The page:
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Author Topic: Is Protestant Eschatology Creeping into Orthodoxy?  (Read 3269 times) Average Rating: 0
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88Devin12
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« on: April 03, 2011, 05:59:55 AM »

After reading some of the things written by Elder Paisios, and knowing about things said by Fr. Seraphim Rose, it's gotten me to wondering, has Protestant Eschatology and modernized interpretations of scriptures crept into Orthodox circles?

By this I'm talking about the gradual (seeming) rejection of the traditional view held by Orthodox of "Partial Preterism" (that is, belief that most, but not all of what is in Revelation has already occurred historically).

I also am talking about belief that such things as: one-world-government, one-world-currency, identity card/chip (with 666/616), Third Temple, one-world-religion, a Great Apostasy etc... are all going to happen before Christ comes.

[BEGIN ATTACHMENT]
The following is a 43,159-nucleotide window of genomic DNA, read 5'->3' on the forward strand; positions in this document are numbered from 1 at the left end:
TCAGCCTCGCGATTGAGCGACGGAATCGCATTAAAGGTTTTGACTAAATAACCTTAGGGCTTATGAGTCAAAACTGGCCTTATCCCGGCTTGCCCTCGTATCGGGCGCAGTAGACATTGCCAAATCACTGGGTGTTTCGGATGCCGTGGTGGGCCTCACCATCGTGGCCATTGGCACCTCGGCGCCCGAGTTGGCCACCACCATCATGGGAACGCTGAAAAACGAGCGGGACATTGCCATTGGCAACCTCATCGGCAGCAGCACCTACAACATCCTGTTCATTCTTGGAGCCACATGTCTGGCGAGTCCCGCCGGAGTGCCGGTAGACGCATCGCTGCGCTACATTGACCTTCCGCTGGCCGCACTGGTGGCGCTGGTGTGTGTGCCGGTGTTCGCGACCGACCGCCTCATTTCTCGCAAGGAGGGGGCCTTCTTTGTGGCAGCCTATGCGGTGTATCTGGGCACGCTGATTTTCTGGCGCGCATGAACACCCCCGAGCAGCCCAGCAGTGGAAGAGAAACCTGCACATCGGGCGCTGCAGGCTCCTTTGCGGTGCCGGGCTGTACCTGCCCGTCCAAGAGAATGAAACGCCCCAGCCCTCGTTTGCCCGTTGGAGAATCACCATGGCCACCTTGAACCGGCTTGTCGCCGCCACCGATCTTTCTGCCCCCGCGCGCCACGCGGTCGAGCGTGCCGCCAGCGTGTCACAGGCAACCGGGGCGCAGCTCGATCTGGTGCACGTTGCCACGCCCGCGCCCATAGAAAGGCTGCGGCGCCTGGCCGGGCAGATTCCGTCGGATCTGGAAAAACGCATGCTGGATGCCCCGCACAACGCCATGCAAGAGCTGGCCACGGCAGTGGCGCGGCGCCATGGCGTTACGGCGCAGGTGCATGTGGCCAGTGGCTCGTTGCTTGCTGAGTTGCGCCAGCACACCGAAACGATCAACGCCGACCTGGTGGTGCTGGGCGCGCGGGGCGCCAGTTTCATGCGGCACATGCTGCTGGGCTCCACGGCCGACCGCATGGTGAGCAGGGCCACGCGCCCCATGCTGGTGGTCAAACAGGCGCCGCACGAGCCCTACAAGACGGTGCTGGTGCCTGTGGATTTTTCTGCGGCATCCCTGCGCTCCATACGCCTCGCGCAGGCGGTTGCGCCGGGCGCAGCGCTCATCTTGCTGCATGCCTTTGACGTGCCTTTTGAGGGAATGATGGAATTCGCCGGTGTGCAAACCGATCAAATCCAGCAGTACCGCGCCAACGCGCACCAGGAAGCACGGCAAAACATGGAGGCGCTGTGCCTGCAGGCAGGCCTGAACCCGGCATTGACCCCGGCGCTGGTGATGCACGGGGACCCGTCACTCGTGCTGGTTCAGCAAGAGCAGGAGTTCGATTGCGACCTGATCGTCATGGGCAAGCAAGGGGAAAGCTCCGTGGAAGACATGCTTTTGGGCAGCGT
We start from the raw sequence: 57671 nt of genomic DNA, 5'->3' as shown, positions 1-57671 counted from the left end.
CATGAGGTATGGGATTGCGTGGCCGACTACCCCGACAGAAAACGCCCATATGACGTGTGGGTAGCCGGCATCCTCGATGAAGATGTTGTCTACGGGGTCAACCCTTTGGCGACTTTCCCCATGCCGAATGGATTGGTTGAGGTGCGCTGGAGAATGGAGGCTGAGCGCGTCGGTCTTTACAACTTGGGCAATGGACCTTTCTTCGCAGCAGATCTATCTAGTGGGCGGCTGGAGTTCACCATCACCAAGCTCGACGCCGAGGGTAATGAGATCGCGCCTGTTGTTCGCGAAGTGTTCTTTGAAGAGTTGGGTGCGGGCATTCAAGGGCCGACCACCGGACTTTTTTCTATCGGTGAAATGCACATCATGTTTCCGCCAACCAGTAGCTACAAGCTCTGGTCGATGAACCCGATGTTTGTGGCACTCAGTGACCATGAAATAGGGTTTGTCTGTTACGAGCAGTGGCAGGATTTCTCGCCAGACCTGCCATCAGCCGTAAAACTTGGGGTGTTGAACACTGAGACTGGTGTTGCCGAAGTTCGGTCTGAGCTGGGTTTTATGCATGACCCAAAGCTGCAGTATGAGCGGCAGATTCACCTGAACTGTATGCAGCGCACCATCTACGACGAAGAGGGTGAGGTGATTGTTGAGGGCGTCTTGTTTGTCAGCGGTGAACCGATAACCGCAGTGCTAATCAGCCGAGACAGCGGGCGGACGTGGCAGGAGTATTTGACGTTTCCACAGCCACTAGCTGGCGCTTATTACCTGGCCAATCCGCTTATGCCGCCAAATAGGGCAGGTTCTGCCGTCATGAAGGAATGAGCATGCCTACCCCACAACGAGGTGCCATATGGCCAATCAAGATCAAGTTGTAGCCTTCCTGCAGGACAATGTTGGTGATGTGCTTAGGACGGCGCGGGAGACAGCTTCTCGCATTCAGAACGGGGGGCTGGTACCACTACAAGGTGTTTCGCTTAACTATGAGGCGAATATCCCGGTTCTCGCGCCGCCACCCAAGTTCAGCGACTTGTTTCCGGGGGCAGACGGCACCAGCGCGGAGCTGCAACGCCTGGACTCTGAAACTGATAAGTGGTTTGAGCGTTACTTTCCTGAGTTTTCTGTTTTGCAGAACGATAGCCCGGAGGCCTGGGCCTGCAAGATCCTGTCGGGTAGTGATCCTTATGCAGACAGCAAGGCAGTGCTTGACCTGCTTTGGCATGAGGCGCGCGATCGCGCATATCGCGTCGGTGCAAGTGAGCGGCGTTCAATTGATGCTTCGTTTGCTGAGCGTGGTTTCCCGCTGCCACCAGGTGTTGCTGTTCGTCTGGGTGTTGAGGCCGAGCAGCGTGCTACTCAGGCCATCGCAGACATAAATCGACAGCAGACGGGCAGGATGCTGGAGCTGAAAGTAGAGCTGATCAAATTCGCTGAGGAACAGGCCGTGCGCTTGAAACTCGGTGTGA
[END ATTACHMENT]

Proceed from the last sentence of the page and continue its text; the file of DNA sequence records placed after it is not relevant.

Personally I find this to be very incorrect and un-Orthodox. Why in God's name are we putting pre-conditions on the Second Coming of Christ? Aren't we supposed to ALWAYS be watchful and ready for his Second Coming? Weren't we told that it could be any moment?
How then can we possibly say that these things are sort of pre-conditions to his second coming?

How in the world can we say there is going to be a Great Apostasy when Christ himself told us that the Gates of Hell will absolutely never, EVER triumph against his Church? That the Church is the unblemished and pure bride of Christ? How can we possibly say that everyone (or nearly everyone) will desert her in the end? To me that is simply horribly un-Orthodox and borders on blasphemy against Christ and his Holy Church.

Aren't these statements by such venerable men as Elder Paisios and Fr. Seraphim Rose simply going against everything the Fathers and Saints say about the end?

Is it at all possible that Protestant Eschatology and Personal Interpretation has crept into our Church and has taken precedence over reading of the Church Fathers and Saints on these subjects?
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« Reply #1 on: April 04, 2011, 01:22:48 AM »